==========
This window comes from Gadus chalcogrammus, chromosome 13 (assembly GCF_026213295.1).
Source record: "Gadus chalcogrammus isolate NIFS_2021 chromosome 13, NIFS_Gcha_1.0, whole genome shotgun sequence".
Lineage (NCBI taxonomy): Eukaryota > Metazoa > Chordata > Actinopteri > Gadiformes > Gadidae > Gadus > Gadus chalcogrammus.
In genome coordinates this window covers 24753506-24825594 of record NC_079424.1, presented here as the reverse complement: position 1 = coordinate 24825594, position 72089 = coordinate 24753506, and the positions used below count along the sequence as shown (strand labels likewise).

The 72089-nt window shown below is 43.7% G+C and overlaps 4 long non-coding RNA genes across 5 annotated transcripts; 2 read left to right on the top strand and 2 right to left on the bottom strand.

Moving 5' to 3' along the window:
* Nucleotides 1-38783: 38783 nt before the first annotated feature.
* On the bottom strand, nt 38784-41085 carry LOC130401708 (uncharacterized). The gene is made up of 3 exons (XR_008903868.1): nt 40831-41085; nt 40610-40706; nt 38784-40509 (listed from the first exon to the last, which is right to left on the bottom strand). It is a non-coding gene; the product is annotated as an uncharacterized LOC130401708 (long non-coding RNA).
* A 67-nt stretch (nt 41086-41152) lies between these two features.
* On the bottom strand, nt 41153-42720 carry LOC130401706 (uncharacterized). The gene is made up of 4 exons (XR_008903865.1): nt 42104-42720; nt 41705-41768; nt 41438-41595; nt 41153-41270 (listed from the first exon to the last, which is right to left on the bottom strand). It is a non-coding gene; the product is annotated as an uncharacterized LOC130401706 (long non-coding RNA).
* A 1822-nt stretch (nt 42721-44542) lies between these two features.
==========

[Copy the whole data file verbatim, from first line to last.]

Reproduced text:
This window comes from Gadus chalcogrammus, chromosome 13 (assembly GCF_026213295.1).
Source record: "Gadus chalcogrammus isolate NIFS_2021 chromosome 13, NIFS_Gcha_1.0, whole genome shotgun sequence".
Lineage (NCBI taxonomy): Eukaryota > Metazoa > Chordata > Actinopteri > Gadiformes > Gadidae > Gadus > Gadus chalcogrammus.
In genome coordinates this window covers 24753506-24825594 of record NC_079424.1, presented here as the reverse complement: position 1 = coordinate 24825594, position 72089 = coordinate 24753506, and the positions used below count along the sequence as shown (strand labels likewise).

The 72089-nt window shown below is 43.7% G+C and overlaps 4 long non-coding RNA genes across 5 annotated transcripts; 2 read left to right on the top strand and 2 right to left on the bottom strand.

Moving 5' to 3' along the window:
* Nucleotides 1-38783: 38783 nt before the first annotated feature.
* On the bottom strand, nt 38784-41085 carry LOC130401708 (uncharacterized). The gene is made up of 3 exons (XR_008903868.1): nt 40831-41085; nt 40610-40706; nt 38784-40509 (listed from the first exon to the last, which is right to left on the bottom strand). It is a non-coding gene; the product is annotated as an uncharacterized LOC130401708 (long non-coding RNA).
* A 67-nt stretch (nt 41086-41152) lies between these two features.
* On the bottom strand, nt 41153-42720 carry LOC130401706 (uncharacterized). The gene is made up of 4 exons (XR_008903865.1): nt 42104-42720; nt 41705-41768; nt 41438-41595; nt 41153-41270 (listed from the first exon to the last, which is right to left on the bottom strand). It is a non-coding gene; the product is annotated as an uncharacterized LOC130401706 (long non-coding RNA).
* A 1822-nt stretch (nt 42721-44542) lies between these two features.